Internally, the European Union has identified two immediate challenges – the reforms needed for a double transition in the fields of sustainability and renewal. The process has to be implemented whilst still taking into account Europe’s values, and it is important that as part of the process the EU emerges more resilient.
Very similar challenges face the Eastern Partnership countries, with whom the EU has a joint ambition for closer co-operation. The approach is one based on differentiation, ownership and flexibility and the objective is post-covid recovery, resilience, and reform.
The work of the Eastern Partnership has two pillars: Investment and governance
The Investment plan is an ambitious plan strategy with dedicated country flagships and with numerical targets: improving the air quality in 300 cities across the Eastern Partnership region; providing high speed internet for 80% of households; and investing in 20% of small- and medium-sized enterprises (SMEs) in the regions. The second pillar is governance and this also requires all sides to act responsibly, identify shared values and show commitment to them.
Covid has tested our collective resilience, but we are emerging out of it stronger. EU solidarity with the Eastern Neighbourhood countries has been tangible. Team Europe (the EU institutions and the member states) have provided 10 million vaccines to the EaP countries – this is one third of all vaccines that have been administered so far. The EaP countries are also in the process of joining the EU digital vaccine certificate.
Didier Herbert concluded his remarks with two observations. He said that in Belarus we are seeing an orchestrated migration crisis. However, we continue to stand by the people of Belarus.
More generally, as regards the Eastern Partnership, “we know our objectives, our priorities and we have an agenda. However, we also need to ask where do we go from here? What do the citizens want?”
The conference was addressed by Ambassador Jaap Frederiks, The Netherlands special representative to Europe and the Eastern Partnership. He said that the forthcoming Eastern Partnership Summit’s main message should be political. “It should underline first and foremost the closeness of our mutual ties, and the EU’s solidarity and support to our Eastern Partners in the face of the many domestic and external challenges that they are experiencing”. Ambassador Frederiks emphasised that the partnership is built on common values. “Respecting these values is a pre-condition for EU support, and trampling on these values will inevitably have consequences for receiving EU financial assistance, or even for the relationship in a wider sense, as is currently the case with Belarus.”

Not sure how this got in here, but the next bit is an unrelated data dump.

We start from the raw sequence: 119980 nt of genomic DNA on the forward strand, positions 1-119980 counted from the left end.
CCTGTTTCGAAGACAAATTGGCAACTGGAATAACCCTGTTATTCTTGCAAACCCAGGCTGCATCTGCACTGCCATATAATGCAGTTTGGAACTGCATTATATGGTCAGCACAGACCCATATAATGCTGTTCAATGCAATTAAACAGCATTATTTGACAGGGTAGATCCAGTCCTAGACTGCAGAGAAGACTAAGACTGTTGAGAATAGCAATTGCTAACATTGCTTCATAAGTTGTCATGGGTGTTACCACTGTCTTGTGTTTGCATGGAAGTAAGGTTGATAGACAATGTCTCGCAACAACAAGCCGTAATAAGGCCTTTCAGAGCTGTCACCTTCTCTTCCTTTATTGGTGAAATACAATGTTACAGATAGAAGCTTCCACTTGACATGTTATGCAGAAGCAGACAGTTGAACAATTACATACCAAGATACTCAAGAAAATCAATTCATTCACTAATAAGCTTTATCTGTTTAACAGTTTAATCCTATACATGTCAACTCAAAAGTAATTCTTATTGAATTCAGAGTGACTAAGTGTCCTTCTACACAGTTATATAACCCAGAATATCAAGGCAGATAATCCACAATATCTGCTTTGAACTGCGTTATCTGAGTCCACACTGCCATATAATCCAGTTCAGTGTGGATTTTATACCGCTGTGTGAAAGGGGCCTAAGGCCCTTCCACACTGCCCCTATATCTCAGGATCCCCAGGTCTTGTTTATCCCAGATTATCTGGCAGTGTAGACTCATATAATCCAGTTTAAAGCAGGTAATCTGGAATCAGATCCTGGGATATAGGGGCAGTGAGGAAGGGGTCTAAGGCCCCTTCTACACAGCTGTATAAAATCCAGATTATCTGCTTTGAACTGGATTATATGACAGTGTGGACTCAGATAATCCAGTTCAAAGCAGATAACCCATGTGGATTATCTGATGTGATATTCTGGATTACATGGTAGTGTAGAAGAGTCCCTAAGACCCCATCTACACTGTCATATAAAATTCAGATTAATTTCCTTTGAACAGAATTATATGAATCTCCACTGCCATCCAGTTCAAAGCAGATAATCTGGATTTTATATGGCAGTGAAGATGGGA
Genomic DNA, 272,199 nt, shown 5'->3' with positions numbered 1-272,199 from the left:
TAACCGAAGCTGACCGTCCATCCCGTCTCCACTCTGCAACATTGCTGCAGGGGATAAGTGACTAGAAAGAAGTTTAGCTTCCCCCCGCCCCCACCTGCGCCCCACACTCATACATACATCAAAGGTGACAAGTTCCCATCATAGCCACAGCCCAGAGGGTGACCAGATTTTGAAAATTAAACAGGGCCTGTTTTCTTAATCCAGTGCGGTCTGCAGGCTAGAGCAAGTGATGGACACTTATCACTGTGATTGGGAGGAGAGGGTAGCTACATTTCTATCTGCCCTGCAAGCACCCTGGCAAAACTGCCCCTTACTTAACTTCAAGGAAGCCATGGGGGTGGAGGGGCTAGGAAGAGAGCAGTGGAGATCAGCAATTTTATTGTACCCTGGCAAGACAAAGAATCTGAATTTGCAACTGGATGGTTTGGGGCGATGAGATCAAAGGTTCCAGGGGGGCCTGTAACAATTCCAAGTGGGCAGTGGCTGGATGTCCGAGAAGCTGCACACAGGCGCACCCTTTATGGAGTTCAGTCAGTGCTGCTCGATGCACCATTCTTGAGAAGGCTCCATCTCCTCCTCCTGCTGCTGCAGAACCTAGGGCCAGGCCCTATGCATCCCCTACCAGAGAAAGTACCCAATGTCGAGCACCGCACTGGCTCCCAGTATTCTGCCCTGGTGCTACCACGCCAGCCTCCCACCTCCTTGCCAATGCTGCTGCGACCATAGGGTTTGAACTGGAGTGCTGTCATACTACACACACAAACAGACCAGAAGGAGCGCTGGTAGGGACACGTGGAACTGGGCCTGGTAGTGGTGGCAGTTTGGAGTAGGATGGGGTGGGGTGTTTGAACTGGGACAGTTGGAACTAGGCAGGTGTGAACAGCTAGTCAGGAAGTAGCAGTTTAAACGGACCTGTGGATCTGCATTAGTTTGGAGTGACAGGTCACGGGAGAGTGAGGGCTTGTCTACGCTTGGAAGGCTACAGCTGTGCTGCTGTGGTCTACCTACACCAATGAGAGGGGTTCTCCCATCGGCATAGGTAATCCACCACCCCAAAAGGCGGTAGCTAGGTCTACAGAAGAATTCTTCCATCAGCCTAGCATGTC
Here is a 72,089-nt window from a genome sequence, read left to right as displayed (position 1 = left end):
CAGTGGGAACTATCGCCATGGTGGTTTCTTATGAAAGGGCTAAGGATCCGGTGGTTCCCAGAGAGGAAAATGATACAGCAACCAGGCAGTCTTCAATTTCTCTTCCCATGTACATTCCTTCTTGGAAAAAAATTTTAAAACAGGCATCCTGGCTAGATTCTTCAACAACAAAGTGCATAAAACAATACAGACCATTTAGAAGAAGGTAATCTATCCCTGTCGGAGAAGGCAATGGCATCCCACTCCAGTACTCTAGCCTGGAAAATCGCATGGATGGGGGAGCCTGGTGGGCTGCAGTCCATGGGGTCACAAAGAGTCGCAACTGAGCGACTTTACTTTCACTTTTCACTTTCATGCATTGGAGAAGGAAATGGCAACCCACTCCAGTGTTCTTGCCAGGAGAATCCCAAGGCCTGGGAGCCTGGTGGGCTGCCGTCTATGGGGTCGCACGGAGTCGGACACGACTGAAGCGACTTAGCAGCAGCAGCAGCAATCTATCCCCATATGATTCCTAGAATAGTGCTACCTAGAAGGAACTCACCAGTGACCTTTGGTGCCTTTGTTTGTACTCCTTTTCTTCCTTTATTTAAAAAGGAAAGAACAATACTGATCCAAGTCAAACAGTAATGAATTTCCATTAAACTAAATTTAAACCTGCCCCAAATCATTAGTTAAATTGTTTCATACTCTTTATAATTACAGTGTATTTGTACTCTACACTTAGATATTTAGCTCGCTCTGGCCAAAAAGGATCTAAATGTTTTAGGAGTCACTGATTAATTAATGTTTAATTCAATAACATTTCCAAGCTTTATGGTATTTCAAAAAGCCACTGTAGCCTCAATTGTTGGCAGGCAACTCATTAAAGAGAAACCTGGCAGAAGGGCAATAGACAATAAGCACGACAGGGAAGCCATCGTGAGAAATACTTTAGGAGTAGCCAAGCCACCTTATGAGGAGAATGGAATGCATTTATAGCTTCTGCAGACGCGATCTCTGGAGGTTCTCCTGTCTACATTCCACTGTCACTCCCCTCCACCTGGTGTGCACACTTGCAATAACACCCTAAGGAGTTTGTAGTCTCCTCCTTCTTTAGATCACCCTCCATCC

Ambassador Frederiks said that the EU recognises that the Eastern Partnership is an area of sources of instability, which are often exacerbated or made worse by Russia. “It is in our interest as an EU to invest in stability on our eastern borders. Investing in strengthening democratic institutions, the rule of law, and media freedom will make our Eastern partners more resilient, also in the face of external threats”, he said. On the other hand, the Eastern neighbours need themselves to continue to invest in their reform agenda, although we recognise that this takes time and that powerful vested interests remain major obstacles, he added.
Ambassador Frederiks positively assessed the work of the Eastern Partnership to date, saying that it had achieved much, and that the current architecture providing for a multilateral as well as tailor-made bilateral tracks has served us well, but he acknowledged that there was an ongoing debate centring around differentiation versus inclusiveness that was also likely to be part of the Summit’s discussion. Ambassador Frederiks said that a discussion on possible membership, particularly as regards the Associated trio countries was untimely and unhelpful. “None of the three countries will in the foreseeable future qualify for EU membership and focusing on the distant future may result in us taking our eye of the ball in terms of what needs to be done in the immediate future regarding the implementation of each partner’s reform agenda. It will also downplay the significance of our current agreements and the scope they offer for closer political association and further integration in the European single market.” Jaap Frederiks, however, said that that does not mean that there could not be further sectoral co-operation, as long as the principle that this would also be open to all the other EaP countries was recognised. “We look forward to a successful summit that will reflect the geo-political significance of our partnership and will inspire us to continue our co-operation”, Ambassador Frederiks concluded.